U looks to get more awards

President Bob Bruininks has declared October “Scholarship Month.”

Than Tibbetts

Harriet Holden said she remembers exactly what she paid for tuition when she attended the University: $40 per quarter.

“You have to share what you’ve been given,” Holden said.

That’s the philosophy that has driven her philanthropic efforts at the University over the last five years.

Holden met with Virat Madia, a psychology junior, Monday at a scholarship dinner held at the McNamara alumni center. Madia received Holden’s scholarship for the second year in a row this year.

The College of Liberal Arts scholarship dinner is one part of the University’s new effort to secure more scholarships.

University President Bob Bruininks has also declared October “Scholarship Month” at the University.

The University said it hopes to raise $150 million over the next several years to create new scholarship opportunities for students.

As a part of the fund-raising drive, the University is matching donations of $25,000 or more.

Mary Hicks, CLA director of external relations, said the matching money comes from nontraditional “University resources,” such as TCF Bank ATM cards. No tuition or state money is used, she said.

Need for scholarships

Steven Rosenstone, dean of the College of Liberal Arts, said 96 percent of students never receive scholarships in CLA.

To combat the problem throughout several colleges, the University is seeking to increase privately funded scholarships by 50 percent.

The University is last in Big Ten schools in offering merit-based scholarships. The University gives them to 14 percent of incoming first-year students, according to a University press release.

Hicks said University tuition was more affordable than other Big Ten schools until recent legislative cuts. Because tuition is increasing, she said more scholarships are necessary to pay a student’s way.

It’s those scholarships that have allowed Madia to become the first in his family to attend college in the United States.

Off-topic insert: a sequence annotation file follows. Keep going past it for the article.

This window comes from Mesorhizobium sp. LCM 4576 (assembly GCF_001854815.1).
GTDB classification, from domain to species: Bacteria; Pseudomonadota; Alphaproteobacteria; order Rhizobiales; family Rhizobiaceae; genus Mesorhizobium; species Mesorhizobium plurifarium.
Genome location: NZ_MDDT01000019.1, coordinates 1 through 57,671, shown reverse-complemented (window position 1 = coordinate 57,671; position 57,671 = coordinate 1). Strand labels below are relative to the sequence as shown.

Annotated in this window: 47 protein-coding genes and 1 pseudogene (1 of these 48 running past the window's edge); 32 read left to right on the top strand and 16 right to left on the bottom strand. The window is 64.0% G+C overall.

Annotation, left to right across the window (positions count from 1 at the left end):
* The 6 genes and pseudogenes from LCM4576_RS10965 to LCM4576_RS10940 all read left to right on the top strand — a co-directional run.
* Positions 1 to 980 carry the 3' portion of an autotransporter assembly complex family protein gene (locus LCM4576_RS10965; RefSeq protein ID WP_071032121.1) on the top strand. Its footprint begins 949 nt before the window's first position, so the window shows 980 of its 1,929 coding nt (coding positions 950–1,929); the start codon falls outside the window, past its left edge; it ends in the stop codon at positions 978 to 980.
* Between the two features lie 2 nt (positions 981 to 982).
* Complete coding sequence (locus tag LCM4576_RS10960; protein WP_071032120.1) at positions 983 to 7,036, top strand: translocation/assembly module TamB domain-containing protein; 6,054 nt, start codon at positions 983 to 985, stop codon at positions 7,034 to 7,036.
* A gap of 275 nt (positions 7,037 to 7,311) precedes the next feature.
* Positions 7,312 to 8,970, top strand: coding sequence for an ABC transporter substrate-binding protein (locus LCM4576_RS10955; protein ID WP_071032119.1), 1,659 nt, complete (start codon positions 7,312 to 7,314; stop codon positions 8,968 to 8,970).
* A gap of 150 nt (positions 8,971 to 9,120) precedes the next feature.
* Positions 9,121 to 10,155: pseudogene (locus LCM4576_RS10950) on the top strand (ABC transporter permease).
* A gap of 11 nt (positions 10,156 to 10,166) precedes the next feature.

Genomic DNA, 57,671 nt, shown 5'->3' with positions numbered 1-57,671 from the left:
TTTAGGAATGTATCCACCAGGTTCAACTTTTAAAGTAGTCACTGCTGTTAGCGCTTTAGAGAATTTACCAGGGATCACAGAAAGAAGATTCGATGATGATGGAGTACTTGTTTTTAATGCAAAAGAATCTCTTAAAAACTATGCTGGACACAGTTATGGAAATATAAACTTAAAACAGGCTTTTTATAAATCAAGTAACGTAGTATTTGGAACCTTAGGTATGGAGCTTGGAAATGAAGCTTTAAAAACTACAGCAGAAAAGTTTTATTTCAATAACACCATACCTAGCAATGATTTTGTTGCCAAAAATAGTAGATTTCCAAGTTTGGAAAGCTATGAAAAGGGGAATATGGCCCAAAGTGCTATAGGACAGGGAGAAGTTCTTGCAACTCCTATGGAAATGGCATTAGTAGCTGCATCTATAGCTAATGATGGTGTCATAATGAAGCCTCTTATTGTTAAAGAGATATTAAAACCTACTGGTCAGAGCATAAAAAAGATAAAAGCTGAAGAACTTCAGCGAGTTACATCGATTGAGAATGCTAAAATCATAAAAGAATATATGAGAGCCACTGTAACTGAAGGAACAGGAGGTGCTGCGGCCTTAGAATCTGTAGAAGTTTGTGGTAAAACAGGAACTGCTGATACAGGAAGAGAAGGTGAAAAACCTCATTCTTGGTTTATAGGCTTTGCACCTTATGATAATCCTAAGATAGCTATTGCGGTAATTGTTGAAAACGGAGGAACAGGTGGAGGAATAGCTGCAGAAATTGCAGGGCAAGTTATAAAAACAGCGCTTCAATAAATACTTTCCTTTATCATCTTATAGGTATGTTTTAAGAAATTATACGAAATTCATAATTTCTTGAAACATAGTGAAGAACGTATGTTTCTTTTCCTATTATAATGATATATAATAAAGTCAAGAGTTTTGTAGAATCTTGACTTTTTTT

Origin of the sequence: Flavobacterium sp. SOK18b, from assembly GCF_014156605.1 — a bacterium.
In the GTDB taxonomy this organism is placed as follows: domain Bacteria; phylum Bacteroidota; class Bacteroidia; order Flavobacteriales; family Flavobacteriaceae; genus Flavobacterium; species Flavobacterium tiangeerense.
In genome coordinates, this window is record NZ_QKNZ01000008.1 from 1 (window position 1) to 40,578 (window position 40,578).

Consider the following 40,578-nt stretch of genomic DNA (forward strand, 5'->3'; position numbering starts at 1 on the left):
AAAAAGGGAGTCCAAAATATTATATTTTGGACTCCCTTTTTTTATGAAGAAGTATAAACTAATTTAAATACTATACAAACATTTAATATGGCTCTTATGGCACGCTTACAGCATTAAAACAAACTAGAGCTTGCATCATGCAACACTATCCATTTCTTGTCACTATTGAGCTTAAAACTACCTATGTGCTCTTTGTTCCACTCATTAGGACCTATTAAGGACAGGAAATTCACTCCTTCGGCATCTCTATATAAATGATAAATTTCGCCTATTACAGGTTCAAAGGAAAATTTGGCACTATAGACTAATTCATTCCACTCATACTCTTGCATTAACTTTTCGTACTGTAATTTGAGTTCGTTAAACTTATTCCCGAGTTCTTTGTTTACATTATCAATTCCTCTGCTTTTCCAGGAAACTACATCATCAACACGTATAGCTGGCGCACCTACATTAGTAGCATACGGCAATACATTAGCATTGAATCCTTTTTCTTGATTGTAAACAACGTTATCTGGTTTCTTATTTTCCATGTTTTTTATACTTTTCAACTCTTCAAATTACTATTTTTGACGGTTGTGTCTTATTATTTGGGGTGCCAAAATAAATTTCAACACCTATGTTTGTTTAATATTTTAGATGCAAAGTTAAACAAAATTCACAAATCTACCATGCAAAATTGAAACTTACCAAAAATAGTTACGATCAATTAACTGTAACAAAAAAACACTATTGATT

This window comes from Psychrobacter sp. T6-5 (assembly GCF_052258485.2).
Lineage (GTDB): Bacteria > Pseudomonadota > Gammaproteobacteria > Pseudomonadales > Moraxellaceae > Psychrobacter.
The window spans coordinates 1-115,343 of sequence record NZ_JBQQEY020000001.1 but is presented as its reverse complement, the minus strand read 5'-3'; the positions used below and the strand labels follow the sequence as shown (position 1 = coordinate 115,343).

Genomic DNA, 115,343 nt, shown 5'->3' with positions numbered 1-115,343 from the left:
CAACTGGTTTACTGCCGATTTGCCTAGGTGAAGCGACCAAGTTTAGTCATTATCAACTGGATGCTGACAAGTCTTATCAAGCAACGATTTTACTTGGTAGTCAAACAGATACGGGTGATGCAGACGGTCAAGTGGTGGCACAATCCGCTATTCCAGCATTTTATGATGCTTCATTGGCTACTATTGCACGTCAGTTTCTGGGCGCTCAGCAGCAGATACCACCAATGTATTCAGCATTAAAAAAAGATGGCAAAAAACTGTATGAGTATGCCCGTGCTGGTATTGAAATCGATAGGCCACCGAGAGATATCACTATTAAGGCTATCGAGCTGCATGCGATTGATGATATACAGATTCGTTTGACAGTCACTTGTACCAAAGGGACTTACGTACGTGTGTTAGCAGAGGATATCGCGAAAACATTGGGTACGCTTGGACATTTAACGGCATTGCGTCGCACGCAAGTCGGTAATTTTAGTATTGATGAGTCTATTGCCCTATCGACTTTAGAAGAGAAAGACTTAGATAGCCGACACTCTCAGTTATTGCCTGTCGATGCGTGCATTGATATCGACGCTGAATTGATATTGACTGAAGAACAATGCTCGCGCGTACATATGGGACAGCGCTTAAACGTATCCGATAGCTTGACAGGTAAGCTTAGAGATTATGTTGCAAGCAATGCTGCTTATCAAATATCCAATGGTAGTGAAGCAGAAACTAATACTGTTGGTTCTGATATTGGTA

Receiving the scholarship “has given me so much more time to study,” he said.

“I never realized how much it helps until I had to work and study at the same time over the summer.”

Holden said she hopes the money she gives enables the recipient to expand his or her horizons at the University.

“I went through the ‘U,’ and it cost a lot less then,” she said. “It’s more difficult now.”

Madia said he hoped to get the message out that scholarship recipients need to utilize their gifts.

“They should also continue the cycle of giving,” he said.

“That’s the way the world goes ’round, I think,” Holden said.

Page Foundation

The Page Foundation also honored scholarship winners at a ceremony Monday in Coffman Union.

The Page Foundation was created when Minnesota Supreme Court Justice Alan Page, a Hall of Fame Minnesota Viking and former University regent, gave a speech upon his induction to the National Football League Hall of Fame in 1988.

“Alan said, ‘If I’m gonna have all this attention, I might as well use it for something meaningful,’ ” said Diane Page, Alan Page’s wife.

There were 10 Page Scholars in 1988, and the number has since grown to 575 scholarship recipients this year, she said. Students at all University campuses received 180 of those scholarships, she said.

“It’s a little different than most scholarships,” Page said. “We require students to work with children for two hours each week.”

Sana Ali, a Global Studies student, said she tutors first- and second-graders at Marcy Open School in Minneapolis.

“I help them with homework and reading, math problems and science,” she said. “I think it’s helpful. It requires a lot of work, but it’s very nice.”

“Alan believes we’re going to make a difference in society,” Diane Page said.

Page Scholarships are need-based scholarships for minority students, Page said, and they sometimes target “C” students who might normally fall through the cracks.